Advent is a season of strange stories and wonder-full waiting. Angels. Dreams. Miraculous pregnancies. Surprising visitors. But in a season of powerful Scripture and symbols - light, darkness, watching, waiting - we can forget that the first Advent was embodied, too. Without pregnancy and birth - messy, physical experiences - Christmas could not have happened. What can bearing, birthing, and caring for babies teach us about the Incarnation? How might pregnancy, labor, and nursing shape our understanding of God becoming human? A few of my favorite questions. Turns out I can't stop thinking about them this time of year. . . . For ten years now, I've been pregnant or nursing during December. (That realization alone was enough to startle me.) A decade of Advents spent in changed relationship to my body as it expanded and contracted, filled and emptied, nourished and nurtured new life into being. Becoming a mother through these biological experiences changed my spiritual … [Read more...] about a decade of waiting: Advent in the body
Two years ago, I had two hearts beating beneath my own. Twins. I was overwhelmed most of the pregnancy, to be honest. Worry multiplies with multiples. How would we care for two babies at once? What would life look like with five kids? Deeper, darker questions slid underneath, slimy and squirming. How could I love them all well? Would I lose myself? I worried about the wrong things. Most of us do, most of the time. Two weeks later, their tiny hearts were beating outside my body. Each fighting to keep pumping: one with too much blood, one with too little. Trapped inside giant isolettes, wrapped in plastic and tubes, poked and prodded, too much and too little. Neither heart strong enough to survive. A week later we held two tiny urns. Hearts to ashes. . . . Everyone we love will die. Of course you don't want to read that; I don't want to write it; no one wants to believe it. But it is truth. Can we hold it between steady hands? Look it straight in … [Read more...] about when hearts become ashes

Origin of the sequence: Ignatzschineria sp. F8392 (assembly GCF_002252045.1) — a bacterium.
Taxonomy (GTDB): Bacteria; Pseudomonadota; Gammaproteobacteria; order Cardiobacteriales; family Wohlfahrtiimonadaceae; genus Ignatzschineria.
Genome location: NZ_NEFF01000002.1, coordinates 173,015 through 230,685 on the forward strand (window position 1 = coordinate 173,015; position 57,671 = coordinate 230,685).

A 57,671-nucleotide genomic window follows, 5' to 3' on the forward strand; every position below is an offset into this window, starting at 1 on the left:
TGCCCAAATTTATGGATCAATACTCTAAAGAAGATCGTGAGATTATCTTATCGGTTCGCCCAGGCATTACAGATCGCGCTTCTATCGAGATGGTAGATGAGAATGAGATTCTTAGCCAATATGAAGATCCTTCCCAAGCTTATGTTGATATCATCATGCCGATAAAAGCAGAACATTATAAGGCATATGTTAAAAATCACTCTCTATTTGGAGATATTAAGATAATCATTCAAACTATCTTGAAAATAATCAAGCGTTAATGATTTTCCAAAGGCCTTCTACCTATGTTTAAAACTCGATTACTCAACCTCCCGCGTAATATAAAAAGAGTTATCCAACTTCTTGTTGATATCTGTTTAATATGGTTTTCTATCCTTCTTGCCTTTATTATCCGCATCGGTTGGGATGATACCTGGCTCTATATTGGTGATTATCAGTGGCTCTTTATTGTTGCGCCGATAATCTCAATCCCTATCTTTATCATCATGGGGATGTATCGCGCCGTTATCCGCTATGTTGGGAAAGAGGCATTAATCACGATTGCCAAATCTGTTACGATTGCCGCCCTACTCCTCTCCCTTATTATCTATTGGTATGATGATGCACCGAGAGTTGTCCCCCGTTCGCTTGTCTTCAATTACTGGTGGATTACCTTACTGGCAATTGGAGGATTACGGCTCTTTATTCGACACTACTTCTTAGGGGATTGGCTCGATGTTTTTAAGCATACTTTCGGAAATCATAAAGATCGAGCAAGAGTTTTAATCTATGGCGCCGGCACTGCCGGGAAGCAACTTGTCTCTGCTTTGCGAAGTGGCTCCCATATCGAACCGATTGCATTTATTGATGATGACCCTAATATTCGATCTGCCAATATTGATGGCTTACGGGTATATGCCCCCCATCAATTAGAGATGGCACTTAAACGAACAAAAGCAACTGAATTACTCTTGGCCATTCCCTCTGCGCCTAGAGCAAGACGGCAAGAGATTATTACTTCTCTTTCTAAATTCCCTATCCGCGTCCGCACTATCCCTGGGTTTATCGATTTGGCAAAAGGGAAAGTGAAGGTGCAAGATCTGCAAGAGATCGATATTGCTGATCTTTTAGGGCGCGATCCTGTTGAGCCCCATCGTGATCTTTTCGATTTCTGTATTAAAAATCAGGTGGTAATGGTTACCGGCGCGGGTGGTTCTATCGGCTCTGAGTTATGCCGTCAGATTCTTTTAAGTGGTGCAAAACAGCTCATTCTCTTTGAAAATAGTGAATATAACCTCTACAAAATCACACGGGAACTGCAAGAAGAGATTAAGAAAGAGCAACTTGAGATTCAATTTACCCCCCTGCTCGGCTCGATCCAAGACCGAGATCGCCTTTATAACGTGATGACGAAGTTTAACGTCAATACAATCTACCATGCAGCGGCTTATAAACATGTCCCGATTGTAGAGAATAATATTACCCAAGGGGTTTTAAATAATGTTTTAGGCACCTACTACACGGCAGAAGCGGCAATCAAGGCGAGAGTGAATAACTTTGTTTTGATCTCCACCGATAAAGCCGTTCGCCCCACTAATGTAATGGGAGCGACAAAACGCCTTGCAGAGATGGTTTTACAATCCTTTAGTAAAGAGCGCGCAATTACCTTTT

I have two items on my to-do list that I can’t get done: Order gravestone. Buy car seat. Every week they stare back at me blankly from my planner. Five simple words. One phone call to make. One purchase to click. Every week I turn away. I can’t tackle either one. (Yet.) Both must get done. Ideally before the new baby is born. But limbo—the in-between place, caught nowhere, trapped by circumstances beyond control—is a strange, shifting, liminal space. . . . Here is a truth I did not know about pregnancy after loss. You are caught between life and death the whole time. You do not round a comforting corner. Not like passing the 12-week mark after miscarriage when you start to let out the breath you’ve been holding. Not after babies have taken their last breaths in your arms. You look at one simple to-do: buy car seat. And you cannot do it, because of what came before. Order gravestone. How can I assume I will bring a healthy baby home from the hospital? How … [Read more...] about leaving behind limbo
This week we remembered the anniversaries of Maggie and Abby's births and deaths. As I journeyed through the three days, a brutal triduum, I began to see how deepest grief can take the shape of the paschal mystery. Dying and rising. As the first year after loss ends, I find myself turning toward new directions. I will not be writing only honest grief in this space; there are new callings. So as Lent begins, this feels a fitting end to what the last year has been. Holy Thursday, Good Friday, and Easter Sunday. . . . Birth. It is the beginning of the scar, the longest on my body. The scalpel that sliced through stomach, layers of skin and muscle, to pull two tiny babies into the world. They are too small to cry. But I do, quiet tears streaming down my face. My arms cannot wipe them away, strapped down and stretched out to both sides. This surgery is cruciform; nurses do not tell you that in pre-op. Then again, how could they possibly prepare you? Did anyone … [Read more...] about was it a holy week?